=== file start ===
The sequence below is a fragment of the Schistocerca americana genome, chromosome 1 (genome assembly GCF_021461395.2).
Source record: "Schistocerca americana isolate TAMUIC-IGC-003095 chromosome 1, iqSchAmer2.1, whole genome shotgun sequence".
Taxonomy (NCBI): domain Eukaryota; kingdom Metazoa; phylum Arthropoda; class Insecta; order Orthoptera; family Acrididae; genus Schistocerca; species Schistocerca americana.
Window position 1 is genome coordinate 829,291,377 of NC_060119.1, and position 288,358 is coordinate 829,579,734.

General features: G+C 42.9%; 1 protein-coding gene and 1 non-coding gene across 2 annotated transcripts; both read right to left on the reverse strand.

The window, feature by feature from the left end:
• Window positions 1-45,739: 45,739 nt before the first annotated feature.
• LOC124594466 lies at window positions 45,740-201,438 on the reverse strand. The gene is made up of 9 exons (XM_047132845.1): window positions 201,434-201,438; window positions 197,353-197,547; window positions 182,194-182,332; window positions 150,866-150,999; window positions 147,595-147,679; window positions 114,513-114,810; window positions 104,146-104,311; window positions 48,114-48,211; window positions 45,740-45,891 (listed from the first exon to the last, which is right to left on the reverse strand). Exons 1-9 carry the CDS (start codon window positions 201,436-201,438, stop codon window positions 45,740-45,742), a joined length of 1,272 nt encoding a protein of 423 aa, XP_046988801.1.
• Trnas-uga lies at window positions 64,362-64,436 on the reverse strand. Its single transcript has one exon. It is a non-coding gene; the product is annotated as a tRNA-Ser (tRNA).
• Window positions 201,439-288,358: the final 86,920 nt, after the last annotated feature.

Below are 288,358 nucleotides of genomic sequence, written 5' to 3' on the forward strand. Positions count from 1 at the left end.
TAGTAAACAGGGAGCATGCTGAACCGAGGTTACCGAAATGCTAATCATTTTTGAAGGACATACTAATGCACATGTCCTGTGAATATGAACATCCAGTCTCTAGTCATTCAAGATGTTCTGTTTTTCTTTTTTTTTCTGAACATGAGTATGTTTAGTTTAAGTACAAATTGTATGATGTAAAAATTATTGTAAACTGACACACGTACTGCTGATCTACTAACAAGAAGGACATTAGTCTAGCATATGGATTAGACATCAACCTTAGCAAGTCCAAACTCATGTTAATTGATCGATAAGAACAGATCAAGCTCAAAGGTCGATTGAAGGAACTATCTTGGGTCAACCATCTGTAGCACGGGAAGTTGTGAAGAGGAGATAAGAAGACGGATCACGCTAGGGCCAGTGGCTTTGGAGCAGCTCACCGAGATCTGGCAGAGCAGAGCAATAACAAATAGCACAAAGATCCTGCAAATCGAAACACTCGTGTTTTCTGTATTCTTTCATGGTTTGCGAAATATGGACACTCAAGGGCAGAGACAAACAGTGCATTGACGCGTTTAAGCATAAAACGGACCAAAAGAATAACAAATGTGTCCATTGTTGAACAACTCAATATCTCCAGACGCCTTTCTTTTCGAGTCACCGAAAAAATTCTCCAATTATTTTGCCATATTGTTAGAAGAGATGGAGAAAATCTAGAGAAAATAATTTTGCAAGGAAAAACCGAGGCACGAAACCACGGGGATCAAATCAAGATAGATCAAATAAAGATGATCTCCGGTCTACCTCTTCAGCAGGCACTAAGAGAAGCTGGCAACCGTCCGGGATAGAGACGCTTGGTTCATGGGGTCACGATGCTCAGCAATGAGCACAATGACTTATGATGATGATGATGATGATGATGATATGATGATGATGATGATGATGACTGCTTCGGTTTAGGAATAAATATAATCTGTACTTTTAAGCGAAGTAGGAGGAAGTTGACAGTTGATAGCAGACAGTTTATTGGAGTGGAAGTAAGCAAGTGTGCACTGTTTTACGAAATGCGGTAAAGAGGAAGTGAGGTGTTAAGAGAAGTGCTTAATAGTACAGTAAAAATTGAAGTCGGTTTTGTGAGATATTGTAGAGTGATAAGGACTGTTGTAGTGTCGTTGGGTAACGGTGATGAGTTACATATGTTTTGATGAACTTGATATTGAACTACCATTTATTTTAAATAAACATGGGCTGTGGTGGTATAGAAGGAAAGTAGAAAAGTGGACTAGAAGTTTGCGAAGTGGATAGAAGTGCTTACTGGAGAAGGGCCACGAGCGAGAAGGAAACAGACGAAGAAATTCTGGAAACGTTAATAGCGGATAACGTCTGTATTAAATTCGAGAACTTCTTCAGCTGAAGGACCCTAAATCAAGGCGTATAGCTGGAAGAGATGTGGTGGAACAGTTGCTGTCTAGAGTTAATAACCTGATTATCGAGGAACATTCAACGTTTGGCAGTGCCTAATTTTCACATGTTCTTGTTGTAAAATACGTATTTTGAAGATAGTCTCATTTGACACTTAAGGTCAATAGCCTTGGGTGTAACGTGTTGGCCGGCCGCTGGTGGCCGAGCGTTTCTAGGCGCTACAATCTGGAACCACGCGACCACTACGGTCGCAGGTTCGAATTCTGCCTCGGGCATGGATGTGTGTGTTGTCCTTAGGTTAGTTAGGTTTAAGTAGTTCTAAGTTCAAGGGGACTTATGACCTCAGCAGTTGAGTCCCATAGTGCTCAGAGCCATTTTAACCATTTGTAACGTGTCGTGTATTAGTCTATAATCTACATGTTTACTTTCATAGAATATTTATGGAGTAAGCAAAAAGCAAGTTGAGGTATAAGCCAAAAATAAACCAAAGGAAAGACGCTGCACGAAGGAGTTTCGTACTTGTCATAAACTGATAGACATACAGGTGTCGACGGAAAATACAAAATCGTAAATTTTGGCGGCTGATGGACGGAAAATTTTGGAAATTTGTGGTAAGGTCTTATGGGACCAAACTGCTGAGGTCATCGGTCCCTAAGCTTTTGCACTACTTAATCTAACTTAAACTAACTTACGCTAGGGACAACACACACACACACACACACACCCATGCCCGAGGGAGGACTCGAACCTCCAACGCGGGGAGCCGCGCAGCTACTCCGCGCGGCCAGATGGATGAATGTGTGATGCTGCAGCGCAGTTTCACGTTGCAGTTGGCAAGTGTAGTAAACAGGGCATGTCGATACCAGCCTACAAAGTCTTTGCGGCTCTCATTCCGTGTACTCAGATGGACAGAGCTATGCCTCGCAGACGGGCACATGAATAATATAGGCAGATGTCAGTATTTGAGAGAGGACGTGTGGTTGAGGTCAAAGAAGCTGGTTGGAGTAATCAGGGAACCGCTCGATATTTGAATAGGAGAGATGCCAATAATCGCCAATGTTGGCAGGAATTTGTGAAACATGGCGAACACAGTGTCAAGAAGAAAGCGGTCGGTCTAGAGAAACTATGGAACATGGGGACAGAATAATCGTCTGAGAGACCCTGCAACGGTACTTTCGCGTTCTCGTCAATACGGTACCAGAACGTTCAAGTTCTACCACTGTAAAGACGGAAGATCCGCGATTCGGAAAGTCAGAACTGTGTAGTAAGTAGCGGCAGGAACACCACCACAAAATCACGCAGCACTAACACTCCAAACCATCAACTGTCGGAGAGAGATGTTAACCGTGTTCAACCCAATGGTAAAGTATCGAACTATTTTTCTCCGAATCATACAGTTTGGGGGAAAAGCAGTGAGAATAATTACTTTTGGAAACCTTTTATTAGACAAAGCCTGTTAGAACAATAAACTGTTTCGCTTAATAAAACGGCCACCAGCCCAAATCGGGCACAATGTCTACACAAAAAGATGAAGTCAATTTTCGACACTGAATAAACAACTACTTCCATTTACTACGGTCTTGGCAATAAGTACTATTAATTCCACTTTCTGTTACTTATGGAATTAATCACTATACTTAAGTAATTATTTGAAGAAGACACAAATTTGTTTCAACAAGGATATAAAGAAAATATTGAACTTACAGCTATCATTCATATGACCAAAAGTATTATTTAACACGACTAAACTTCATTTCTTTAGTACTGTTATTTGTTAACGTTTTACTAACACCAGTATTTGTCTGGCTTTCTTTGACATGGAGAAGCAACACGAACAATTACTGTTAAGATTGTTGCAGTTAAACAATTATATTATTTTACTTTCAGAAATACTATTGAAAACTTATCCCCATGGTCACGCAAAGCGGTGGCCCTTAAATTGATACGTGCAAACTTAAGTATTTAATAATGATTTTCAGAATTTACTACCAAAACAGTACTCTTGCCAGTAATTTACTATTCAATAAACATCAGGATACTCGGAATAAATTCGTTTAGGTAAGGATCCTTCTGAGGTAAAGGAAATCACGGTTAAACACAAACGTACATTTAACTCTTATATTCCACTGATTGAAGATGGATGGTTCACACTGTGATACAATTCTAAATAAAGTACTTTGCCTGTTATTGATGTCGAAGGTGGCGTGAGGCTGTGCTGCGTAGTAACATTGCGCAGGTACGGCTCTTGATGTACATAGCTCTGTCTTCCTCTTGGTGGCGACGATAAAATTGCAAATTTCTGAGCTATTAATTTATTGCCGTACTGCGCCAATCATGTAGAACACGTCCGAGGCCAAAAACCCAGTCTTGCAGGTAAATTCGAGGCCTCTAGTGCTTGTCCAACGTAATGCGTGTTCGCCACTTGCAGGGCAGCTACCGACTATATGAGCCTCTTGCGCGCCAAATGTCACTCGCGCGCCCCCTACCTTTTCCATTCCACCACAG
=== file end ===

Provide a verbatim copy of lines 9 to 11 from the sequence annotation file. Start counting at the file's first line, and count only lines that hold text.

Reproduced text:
• Trnas-uga lies at window positions 64,362-64,436 on the reverse strand. Its single transcript has one exon. It is a non-coding gene; the product is annotated as a tRNA-Ser (tRNA).
• Window positions 201,439-288,358: the final 86,920 nt, after the last annotated feature.

Below are 288,358 nucleotides of genomic sequence, written 5' to 3' on the forward strand. Positions count from 1 at the left end.